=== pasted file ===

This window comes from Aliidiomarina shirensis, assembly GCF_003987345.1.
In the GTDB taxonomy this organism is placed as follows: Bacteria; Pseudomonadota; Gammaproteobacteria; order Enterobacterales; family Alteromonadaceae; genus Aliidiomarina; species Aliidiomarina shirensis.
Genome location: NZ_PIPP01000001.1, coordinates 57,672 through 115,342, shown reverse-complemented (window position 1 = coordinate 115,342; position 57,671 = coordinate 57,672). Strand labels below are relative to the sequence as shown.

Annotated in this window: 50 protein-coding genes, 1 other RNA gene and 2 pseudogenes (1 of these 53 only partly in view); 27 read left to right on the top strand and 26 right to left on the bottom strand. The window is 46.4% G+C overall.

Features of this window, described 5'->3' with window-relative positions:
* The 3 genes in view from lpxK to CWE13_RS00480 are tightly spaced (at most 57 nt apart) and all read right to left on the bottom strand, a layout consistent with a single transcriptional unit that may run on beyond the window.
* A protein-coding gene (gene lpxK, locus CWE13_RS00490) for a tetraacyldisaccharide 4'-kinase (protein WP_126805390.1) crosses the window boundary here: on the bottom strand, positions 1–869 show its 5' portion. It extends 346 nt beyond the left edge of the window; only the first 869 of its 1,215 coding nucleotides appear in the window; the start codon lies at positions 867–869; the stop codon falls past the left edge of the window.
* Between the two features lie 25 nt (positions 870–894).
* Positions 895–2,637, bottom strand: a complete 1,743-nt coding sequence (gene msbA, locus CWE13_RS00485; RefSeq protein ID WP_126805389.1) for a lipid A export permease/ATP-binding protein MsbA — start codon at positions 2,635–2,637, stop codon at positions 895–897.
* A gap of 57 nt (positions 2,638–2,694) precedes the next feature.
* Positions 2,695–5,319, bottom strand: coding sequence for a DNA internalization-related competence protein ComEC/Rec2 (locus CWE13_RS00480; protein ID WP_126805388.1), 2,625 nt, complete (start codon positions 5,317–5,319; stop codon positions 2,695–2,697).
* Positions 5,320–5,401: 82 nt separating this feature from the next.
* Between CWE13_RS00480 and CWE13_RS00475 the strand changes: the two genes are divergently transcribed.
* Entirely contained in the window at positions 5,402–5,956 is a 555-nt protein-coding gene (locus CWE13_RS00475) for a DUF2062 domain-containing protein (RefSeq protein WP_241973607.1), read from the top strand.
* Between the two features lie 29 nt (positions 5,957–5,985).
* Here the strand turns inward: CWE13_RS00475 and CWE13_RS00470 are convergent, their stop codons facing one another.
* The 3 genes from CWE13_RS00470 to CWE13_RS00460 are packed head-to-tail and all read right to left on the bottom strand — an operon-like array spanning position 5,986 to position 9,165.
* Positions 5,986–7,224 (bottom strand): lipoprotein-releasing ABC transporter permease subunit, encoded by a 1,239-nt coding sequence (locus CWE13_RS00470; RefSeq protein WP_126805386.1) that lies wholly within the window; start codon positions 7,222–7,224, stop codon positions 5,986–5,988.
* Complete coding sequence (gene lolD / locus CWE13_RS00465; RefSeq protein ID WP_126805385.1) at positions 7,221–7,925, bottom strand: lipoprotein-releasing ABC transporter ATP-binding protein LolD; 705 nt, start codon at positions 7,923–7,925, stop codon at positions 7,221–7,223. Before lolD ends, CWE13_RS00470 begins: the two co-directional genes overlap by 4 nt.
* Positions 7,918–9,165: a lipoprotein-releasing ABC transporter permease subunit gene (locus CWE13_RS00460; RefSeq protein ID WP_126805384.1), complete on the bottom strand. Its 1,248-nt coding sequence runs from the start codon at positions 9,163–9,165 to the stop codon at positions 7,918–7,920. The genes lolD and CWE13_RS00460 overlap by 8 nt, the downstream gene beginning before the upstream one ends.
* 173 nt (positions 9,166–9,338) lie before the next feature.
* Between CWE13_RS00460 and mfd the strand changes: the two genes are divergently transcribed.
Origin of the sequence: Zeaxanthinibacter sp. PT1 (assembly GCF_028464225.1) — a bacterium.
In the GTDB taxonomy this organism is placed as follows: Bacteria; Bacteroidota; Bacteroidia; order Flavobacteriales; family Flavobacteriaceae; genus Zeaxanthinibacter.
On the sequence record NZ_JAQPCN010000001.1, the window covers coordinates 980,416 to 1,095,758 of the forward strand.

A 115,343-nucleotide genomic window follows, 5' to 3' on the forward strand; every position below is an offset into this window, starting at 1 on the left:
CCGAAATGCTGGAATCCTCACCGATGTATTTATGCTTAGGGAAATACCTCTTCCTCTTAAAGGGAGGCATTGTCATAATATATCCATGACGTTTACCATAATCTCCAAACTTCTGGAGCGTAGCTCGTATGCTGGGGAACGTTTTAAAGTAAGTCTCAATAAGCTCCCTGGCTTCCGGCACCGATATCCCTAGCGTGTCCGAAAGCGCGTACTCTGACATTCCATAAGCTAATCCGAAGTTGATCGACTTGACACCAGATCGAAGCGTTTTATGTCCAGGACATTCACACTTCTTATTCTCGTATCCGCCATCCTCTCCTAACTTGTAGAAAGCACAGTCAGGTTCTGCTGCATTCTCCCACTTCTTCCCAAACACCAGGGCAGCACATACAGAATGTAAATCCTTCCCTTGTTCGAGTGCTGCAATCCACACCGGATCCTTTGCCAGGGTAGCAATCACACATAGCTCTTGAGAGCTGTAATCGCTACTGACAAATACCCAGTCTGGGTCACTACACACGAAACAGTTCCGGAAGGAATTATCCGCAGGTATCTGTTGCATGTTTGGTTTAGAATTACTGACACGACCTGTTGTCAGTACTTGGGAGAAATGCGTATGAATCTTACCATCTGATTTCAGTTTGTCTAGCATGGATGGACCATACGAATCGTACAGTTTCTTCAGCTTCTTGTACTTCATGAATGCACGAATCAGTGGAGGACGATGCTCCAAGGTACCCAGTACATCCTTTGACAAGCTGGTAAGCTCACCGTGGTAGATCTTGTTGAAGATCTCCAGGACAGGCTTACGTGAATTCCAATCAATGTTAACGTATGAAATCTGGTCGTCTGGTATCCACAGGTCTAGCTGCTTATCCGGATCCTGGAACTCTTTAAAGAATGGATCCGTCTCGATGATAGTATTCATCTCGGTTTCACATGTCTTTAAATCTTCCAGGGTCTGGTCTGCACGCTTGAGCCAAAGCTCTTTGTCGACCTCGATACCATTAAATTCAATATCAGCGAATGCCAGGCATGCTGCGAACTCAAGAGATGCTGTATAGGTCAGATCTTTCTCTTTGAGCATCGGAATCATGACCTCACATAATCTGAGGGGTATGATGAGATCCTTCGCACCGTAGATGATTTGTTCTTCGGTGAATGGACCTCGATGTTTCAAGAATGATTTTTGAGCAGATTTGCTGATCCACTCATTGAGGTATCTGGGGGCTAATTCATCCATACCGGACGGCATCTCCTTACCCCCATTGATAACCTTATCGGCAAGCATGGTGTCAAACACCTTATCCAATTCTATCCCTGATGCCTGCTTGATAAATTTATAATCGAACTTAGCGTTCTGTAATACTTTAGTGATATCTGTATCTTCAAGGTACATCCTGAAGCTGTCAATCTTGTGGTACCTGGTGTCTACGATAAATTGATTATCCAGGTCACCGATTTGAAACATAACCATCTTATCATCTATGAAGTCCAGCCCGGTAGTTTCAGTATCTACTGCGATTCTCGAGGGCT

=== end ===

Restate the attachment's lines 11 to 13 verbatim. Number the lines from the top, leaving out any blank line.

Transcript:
* Positions 2,695–5,319, bottom strand: coding sequence for a DNA internalization-related competence protein ComEC/Rec2 (locus CWE13_RS00480; protein ID WP_126805388.1), 2,625 nt, complete (start codon positions 5,317–5,319; stop codon positions 2,695–2,697).
* Positions 5,320–5,401: 82 nt separating this feature from the next.
* Between CWE13_RS00480 and CWE13_RS00475 the strand changes: the two genes are divergently transcribed.